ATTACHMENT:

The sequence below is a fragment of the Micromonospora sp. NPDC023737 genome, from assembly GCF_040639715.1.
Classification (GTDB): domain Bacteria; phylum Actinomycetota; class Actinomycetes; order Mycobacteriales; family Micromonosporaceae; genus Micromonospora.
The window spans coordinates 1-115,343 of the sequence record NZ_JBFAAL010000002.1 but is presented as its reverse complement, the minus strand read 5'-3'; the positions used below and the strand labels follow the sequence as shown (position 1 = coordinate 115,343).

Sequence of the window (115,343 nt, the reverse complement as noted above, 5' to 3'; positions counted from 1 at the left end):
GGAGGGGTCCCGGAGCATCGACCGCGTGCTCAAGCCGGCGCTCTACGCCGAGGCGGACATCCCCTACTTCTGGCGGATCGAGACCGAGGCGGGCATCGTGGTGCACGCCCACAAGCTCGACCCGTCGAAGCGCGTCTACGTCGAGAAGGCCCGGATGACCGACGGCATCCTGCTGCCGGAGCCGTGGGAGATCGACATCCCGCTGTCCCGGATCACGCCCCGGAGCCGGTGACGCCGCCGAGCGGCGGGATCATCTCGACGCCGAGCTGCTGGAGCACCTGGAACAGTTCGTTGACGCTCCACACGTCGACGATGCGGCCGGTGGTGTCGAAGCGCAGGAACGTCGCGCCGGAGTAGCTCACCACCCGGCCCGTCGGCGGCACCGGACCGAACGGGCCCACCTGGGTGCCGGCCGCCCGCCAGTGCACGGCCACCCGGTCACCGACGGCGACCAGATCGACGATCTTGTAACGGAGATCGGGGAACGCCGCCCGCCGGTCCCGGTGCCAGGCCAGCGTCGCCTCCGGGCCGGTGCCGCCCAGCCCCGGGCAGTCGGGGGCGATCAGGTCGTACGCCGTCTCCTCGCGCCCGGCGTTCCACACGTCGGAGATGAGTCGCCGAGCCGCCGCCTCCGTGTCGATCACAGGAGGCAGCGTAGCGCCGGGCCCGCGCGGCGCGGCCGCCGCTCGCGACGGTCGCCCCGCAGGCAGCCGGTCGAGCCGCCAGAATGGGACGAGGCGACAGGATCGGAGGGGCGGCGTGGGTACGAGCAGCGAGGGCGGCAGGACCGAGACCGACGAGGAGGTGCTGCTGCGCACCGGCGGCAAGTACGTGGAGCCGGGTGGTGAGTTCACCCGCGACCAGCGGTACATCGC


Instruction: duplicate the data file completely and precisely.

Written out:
The sequence below is a fragment of the Micromonospora sp. NPDC023737 genome, from assembly GCF_040639715.1.
Classification (GTDB): domain Bacteria; phylum Actinomycetota; class Actinomycetes; order Mycobacteriales; family Micromonosporaceae; genus Micromonospora.
The window spans coordinates 1-115,343 of the sequence record NZ_JBFAAL010000002.1 but is presented as its reverse complement, the minus strand read 5'-3'; the positions used below and the strand labels follow the sequence as shown (position 1 = coordinate 115,343).

Sequence of the window (115,343 nt, the reverse complement as noted above, 5' to 3'; positions counted from 1 at the left end):
GGAGGGGTCCCGGAGCATCGACCGCGTGCTCAAGCCGGCGCTCTACGCCGAGGCGGACATCCCCTACTTCTGGCGGATCGAGACCGAGGCGGGCATCGTGGTGCACGCCCACAAGCTCGACCCGTCGAAGCGCGTCTACGTCGAGAAGGCCCGGATGACCGACGGCATCCTGCTGCCGGAGCCGTGGGAGATCGACATCCCGCTGTCCCGGATCACGCCCCGGAGCCGGTGACGCCGCCGAGCGGCGGGATCATCTCGACGCCGAGCTGCTGGAGCACCTGGAACAGTTCGTTGACGCTCCACACGTCGACGATGCGGCCGGTGGTGTCGAAGCGCAGGAACGTCGCGCCGGAGTAGCTCACCACCCGGCCCGTCGGCGGCACCGGACCGAACGGGCCCACCTGGGTGCCGGCCGCCCGCCAGTGCACGGCCACCCGGTCACCGACGGCGACCAGATCGACGATCTTGTAACGGAGATCGGGGAACGCCGCCCGCCGGTCCCGGTGCCAGGCCAGCGTCGCCTCCGGGCCGGTGCCGCCCAGCCCCGGGCAGTCGGGGGCGATCAGGTCGTACGCCGTCTCCTCGCGCCCGGCGTTCCACACGTCGGAGATGAGTCGCCGAGCCGCCGCCTCCGTGTCGATCACAGGAGGCAGCGTAGCGCCGGGCCCGCGCGGCGCGGCCGCCGCTCGCGACGGTCGCCCCGCAGGCAGCCGGTCGAGCCGCCAGAATGGGACGAGGCGACAGGATCGGAGGGGCGGCGTGGGTACGAGCAGCGAGGGCGGCAGGACCGAGACCGACGAGGAGGTGCTGCTGCGCACCGGCGGCAAGTACGTGGAGCCGGGTGGTGAGTTCACCCGCGACCAGCGGTACATCGC